Mira is at an age where she must be tended to in the bathtub, so the bulk of the dinner clean-up sometimes waits for me until the children are asleep. After bath, we head to Mira’s room for some family time before bed. By seven, the baby is in bed and it’s time to read the big boy some chapters from Noisy Village, our current favorite. Sometimes, I doze off while reading Elliot his story. But he doesn’t complain, he just snuggles up to me until he falls asleep. Then I wake up with a kink in my neck and tiptoe out to tend to the dishes or the laundry or to take a shower in quiet, peace and privacy. Or, I just go up to bed and leave the dishes and the laundry and the bills until tomorrow. As I drift off to sleep, I think about the tasks I need to do, the things I’d like to crochet or paint, my family and friends, the children at LifeWays, upcoming birthdays, festivals, newsletters, blogs, and philosophy. This is when I get my brilliant ideas, deep insights, and solutions that keep me up at night.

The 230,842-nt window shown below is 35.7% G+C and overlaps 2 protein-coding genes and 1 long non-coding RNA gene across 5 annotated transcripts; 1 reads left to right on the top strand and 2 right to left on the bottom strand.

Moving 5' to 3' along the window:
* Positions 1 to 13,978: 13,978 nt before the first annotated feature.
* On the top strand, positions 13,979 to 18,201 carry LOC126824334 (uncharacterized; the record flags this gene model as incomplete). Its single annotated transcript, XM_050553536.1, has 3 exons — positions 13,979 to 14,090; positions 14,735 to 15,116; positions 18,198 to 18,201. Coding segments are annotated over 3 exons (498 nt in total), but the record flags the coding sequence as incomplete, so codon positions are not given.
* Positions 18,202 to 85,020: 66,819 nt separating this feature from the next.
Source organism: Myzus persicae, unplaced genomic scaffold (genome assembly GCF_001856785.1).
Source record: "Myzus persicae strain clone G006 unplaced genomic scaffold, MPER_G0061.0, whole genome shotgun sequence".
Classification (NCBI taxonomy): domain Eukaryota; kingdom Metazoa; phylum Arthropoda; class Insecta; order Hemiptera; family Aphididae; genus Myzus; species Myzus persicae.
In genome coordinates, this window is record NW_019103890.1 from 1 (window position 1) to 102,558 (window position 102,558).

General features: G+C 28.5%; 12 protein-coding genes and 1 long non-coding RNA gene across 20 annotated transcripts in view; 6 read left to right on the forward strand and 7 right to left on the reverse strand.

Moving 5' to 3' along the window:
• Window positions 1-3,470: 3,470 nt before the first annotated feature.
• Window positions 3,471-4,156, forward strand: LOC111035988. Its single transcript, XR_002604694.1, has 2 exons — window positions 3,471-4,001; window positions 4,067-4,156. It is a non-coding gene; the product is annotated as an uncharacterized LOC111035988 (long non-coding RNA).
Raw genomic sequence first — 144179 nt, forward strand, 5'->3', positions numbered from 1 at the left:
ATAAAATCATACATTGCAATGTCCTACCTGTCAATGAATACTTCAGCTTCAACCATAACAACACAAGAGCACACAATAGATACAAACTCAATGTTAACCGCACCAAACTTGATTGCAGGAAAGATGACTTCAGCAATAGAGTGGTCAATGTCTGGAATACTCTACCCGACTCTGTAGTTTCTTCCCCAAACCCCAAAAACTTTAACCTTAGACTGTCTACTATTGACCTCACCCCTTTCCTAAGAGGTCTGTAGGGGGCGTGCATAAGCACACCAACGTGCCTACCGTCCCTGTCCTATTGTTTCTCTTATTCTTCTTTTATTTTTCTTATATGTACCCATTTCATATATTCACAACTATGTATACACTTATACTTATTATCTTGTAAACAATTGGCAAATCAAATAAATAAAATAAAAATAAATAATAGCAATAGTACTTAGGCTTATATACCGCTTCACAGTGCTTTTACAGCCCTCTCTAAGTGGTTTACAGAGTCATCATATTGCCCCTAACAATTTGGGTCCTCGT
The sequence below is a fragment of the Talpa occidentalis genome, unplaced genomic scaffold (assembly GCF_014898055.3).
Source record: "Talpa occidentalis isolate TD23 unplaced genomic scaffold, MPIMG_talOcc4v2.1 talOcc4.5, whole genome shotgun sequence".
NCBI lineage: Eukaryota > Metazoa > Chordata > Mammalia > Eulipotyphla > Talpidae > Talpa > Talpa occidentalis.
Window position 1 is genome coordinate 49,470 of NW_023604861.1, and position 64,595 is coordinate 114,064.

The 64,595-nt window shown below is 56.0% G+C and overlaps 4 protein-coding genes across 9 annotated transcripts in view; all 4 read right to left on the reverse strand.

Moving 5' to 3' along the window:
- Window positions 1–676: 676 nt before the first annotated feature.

I used to be a list person when I worked at The Factory. It was the sort of work that afforded lots of time to ponder, daydream and think about all of the things that needed to be done (as well as all of the things I’d rather be doing). When a task or idea crossed my mind, I’d jot it down in my notebook between stuffing stacks of paper into the machines. It always pleased me to cross accomplished items off of the list, even though the list continued to grow and grow.